Some expressions of Grandma Bays -- M. Caroline Cox, the subject of this article, was born near
Arkadelphia, Arkansas March 25, 1835; was married to Jim Aiken, a Georgian by birth, June 23, 1851.
To them were born four children, three boys and one girl. Her grandchildren, great
grandchildren, step-grandchildren number about one hundred. She, with
her husband, came to Texas in January 1858. Her first husband died Dec 15, 1865. She was married
to Jackson Knight, a Tennessean by birth, Oct 12, 1867. He died Nov. 26, 1881. She was married
July 27, 1882 to Dr. G. B. Bays, a native of Virginia. She has lived in and around Cumby since January
1858. The Indians at that time came as near as Collin County on their raids, where they killed
John Long and Uncle Frank Long of Prairie View, while he was trying to save some children from
being killed by them. She also knows of the killing of the father George and Hugh Wilson of this
country. She says that in the summer of 1860, people had to haul water eight and ten miles, and
all supplies were hauled by ox wagon from Jefferson, requiring from fifteen to twenty days to make the
round trip. Corn was worth $2.50 per bushel. People raised most of the wheat used, which was cut and
threshed by hand. She cut and threshed grain herself, carried it to Black Jack Grove to an old tread mill
run by oxen owned by John Green. In those days they paid from fifty cents to one dollar per pound for
coffee. The ladies spun and wove their own and much of the men's clothing at home and wore home-made
shoes. She lived on Turkey creek between Cumby and Donelton. Houses were very scarce in those days;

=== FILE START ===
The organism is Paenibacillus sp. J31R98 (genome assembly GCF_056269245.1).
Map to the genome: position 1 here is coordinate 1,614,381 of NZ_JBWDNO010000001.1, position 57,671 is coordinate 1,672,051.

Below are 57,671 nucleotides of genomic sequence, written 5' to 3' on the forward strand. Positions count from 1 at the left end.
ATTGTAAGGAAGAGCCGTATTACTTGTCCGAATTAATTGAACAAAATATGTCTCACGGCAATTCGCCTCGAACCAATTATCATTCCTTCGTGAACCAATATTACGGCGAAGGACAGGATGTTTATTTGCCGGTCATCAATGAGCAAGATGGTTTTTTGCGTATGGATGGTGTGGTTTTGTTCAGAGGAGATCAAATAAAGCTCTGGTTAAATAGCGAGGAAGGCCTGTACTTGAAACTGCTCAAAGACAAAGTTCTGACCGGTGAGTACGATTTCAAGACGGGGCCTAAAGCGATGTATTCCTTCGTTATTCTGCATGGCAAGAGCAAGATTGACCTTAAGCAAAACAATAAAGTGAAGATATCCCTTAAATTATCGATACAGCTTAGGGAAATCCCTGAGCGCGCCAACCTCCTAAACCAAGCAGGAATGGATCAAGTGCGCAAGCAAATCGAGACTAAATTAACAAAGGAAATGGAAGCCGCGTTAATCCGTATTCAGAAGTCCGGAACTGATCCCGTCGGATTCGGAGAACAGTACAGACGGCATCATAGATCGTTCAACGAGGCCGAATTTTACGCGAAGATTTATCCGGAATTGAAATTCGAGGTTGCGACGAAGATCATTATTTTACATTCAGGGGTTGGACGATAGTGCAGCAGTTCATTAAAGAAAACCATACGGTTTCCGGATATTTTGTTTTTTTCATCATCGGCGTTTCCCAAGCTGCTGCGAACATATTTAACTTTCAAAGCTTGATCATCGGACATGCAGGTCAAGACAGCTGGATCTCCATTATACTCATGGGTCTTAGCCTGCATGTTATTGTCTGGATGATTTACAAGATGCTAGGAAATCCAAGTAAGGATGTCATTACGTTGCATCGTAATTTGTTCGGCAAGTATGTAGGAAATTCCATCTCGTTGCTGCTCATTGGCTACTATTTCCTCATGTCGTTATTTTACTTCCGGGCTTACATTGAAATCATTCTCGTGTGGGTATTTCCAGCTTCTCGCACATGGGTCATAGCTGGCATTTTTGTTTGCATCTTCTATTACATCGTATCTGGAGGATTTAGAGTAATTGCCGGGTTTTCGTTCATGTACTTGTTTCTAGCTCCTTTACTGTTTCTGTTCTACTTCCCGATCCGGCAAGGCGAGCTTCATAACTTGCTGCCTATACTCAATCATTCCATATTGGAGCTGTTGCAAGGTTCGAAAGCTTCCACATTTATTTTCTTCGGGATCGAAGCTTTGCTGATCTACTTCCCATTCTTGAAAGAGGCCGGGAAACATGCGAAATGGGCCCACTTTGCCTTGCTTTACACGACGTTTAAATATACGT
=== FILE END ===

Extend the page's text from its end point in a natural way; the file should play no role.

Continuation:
game was plentiful; churches small and far apart. She has held membership with Cumby, Miller Grove
and Palestine Baptist Churches, her membership now being with the latter. When a widow, she bought
corn at $1.50 per bushel, and had it hauled by oxen from Arkansas. She carried her babe in arms
and walked and carried corn to John Dial's old mill, one and one-half miles, to feed herself and
children. She has worked all day and then with a babe in her arms, carried water a distance of one
mile after night with which to wash. She says once when there was no money and women and children were
destitute of clothing, and no cotton raised here, when men would pass through here hauling cotton from
East Texas, women in distress have taken it away from them, as they had nothing but
Confederate money to offer for it. They would have carding and spinning parties by night. This all happened
here in an early day when Cumby (Black Jack Grove) had only about thirty small houses and no railroad.
This old landmark is still very active, her mind strong and clear. -- D. W. Garvin
Mack Howard, grandson of Mack Howard, was quite painfully scalded about the chest, abdomen and
limbs while at play last Sunday. He and some companions were using a bucket with a tight fitting
lid as a steam boiler. The bucket was filled with water, the lid fastened on and fire place beneath.
The steam pressure this created blew the lid off and the boiling water thus released struck the
little fellow squarely on the front of his person, scalding him quite
severely. A doctor was summoned
and he is doing as well as could be expected.
Miller Grove Melodies --- Dr. McDowell made a trip to Galveston recently. Miss Maggie Corbet of
Lone Oak is visiting relatives in Miller Grove this week. George Marable and wife have a fine
boy at their home. The young people enjoyed an ice cream supper at J. W. Delay's Saturday night.
Judge Patterson on Pensions -- I am now in
possession of the Confederate Pension blanks.
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